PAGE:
“This is one of the first times anyone has analyzed invertebrate data from these surveys in this way. When they started the surveys, they weren’t focusing on most of these invertebrates, just fish and crab. But the data are there,” Logerwell said. “The long time series of survey data contains a wealth of information. We were able to use some of that to make these predictions.”
Rising Temperatures Decide Future Winners and Losers
The climate models predict that the Bering and Chukchi seas will heat rapidly if we remain on the current climate change trajectory. Average summer bottom temperature over the entire region is projected to rise by 2.3°F by mid-century, and 8.1°F by the end of the century.
Under this “business-as-usual” climate change scenario, thermal habitat for all but the few most heat-tolerant arctic invertebrates is projected to shrink dramatically northward.
The “losers”—cold water species—would lose 50 percent of their thermal habitat by mid-century. By the end of the century, habitat for these animals would be virtually gone. Only 2 percent of the entire Bering and Chukchi sea region would be within their temperature range.
The “winners” included only a few arctic invertebrates that can tolerate a wide range of temperatures. By 2100 this group is projected to have suitable thermal habitat throughout most of the Bering and Chukchi Seas, except nearshore coastal regions.
The study did not examine whether more southerly invertebrates might expand north into a warming Bering Sea.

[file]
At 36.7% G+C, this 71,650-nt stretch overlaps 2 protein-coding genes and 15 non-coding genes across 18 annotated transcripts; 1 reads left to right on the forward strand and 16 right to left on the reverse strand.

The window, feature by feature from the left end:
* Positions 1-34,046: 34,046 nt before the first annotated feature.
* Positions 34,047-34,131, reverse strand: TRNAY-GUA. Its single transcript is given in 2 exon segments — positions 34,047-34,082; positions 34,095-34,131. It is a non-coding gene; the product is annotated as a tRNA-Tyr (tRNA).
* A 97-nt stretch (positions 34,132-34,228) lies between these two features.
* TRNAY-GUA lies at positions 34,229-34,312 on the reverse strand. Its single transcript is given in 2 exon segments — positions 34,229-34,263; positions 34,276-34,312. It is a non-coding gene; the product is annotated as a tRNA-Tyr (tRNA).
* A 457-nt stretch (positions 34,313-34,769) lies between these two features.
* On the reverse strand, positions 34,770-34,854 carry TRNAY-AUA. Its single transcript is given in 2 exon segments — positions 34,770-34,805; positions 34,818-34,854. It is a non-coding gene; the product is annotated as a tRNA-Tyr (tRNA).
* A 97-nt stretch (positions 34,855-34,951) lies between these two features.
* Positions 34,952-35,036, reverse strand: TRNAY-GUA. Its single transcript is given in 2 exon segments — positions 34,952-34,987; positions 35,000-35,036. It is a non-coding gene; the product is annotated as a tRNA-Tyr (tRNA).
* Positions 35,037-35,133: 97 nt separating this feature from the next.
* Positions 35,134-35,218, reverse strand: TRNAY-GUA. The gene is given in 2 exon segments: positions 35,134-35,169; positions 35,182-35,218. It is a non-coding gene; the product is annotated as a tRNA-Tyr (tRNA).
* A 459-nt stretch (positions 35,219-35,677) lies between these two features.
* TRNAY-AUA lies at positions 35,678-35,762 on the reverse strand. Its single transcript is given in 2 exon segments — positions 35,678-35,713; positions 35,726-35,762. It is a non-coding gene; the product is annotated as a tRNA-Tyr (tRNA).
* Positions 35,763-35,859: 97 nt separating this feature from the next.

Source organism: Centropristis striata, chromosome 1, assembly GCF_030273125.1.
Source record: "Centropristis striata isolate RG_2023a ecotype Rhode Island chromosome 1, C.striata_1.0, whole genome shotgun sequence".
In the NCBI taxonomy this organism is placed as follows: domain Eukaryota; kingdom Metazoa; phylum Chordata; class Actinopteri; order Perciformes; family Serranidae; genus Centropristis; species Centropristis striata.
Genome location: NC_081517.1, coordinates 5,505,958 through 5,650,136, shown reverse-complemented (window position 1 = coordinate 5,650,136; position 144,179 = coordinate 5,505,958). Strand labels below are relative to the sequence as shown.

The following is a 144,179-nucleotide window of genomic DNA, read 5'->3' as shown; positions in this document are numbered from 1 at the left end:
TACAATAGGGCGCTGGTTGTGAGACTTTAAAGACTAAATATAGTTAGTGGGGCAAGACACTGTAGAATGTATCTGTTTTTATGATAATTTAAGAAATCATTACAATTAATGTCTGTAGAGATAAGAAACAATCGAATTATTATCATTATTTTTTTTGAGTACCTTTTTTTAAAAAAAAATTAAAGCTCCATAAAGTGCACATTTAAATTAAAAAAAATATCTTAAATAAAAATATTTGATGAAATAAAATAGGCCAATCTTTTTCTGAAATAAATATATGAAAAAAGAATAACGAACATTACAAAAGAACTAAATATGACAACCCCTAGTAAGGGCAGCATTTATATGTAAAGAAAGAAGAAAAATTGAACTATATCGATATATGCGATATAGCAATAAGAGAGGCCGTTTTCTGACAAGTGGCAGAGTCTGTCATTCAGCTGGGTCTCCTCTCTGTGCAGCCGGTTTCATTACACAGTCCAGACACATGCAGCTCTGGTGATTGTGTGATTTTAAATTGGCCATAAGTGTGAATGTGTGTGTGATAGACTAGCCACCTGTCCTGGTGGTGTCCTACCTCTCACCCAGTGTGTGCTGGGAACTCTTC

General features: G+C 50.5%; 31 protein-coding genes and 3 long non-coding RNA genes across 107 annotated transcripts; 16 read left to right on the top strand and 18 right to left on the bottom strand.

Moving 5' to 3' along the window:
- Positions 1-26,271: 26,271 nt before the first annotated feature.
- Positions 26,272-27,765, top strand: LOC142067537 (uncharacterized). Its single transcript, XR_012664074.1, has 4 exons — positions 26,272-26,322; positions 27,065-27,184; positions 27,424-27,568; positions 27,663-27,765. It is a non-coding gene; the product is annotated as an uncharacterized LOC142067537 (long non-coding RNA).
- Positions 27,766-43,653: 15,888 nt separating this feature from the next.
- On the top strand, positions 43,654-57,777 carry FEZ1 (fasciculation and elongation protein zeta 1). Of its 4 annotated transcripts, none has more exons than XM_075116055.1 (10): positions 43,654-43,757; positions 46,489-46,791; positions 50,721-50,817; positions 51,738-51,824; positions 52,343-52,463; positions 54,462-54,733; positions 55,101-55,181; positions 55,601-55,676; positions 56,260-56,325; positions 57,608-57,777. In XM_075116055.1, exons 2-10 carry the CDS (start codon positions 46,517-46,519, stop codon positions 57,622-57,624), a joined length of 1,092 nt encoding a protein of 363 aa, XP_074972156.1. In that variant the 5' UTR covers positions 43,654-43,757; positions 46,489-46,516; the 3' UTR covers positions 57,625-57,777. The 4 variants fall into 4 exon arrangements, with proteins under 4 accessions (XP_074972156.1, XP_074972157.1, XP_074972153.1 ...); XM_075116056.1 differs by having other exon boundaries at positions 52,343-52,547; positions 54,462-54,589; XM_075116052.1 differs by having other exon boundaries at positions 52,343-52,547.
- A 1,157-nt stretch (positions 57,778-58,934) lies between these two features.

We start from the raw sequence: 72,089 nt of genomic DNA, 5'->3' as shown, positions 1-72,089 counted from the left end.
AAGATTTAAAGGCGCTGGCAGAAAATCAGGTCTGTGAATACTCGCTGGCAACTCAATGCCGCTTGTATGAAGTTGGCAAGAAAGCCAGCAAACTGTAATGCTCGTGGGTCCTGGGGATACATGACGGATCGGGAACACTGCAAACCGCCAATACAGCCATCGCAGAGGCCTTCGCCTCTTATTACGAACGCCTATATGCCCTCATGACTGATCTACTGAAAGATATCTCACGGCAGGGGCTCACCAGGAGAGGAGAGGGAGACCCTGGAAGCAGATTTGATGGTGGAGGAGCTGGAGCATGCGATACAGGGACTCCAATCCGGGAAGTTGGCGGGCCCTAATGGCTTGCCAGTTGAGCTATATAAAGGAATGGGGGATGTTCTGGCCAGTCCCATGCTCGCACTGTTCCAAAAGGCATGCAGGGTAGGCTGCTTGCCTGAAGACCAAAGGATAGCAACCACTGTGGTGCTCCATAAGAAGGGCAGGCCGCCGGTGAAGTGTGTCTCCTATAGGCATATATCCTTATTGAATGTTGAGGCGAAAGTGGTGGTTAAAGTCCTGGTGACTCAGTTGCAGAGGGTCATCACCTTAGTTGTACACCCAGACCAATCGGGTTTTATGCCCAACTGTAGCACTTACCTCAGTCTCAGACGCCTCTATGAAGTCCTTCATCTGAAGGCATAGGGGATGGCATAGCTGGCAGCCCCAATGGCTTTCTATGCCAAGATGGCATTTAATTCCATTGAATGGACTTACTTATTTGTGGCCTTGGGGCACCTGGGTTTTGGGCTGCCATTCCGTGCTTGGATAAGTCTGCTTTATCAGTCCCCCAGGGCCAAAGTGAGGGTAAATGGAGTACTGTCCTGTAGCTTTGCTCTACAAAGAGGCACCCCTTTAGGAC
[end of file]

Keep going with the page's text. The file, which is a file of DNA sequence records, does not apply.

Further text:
“The shallow depth of the Bering Sea shelf compared to their habitat to the south might make it unsuitable for southern species,” Logerwell said. “The Bering shelf break and slope may act as a barrier to new species coming north.”
“The magnitude of warming and habitat loss we projected was beyond anything I imagined,” Logerwell said. “It’s alarming to see how rapidly things will change, particularly in the last half of the century, if warming continues on the current trajectory.”
Changes to Seafloor Fauna Reverberate Through the Food Web
The most abundant animals among the losers were snails and mussels. They are among the most frequently eaten prey of commercially valuable fish such as yellowfin sole, Alaska plaice and Pacific halibut. They are also prey for Pacific walrus, which are harvested as a food resource by many native Alaskan communities.
The main winner was the basket star, a plankton-eating relative of seastars. Basket stars have little nutritional value, and likely few predators. Other potential winners included shrimp, barnacles, sea anemones, and brittle stars.
Besides potentially dire effects on the arctic food web, warming could drastically diminish arctic species diversity. By the end of the century, most of the region south of the Arctic Circle may only be suitable thermal habitat for the winners.
Logerwell stresses the importance of continued monitoring to track changes and refine predictions about the future of arctic seafloor invertebrates and their predators.
”Long time series are the best tool we have to detect climate impacts and predict future change,” Logerwell said. “Our research contributes to NOAA Fisheries’ ecosystem approach to management. The more we understand what may be coming, the better we can help fisheries and communities to be ready.”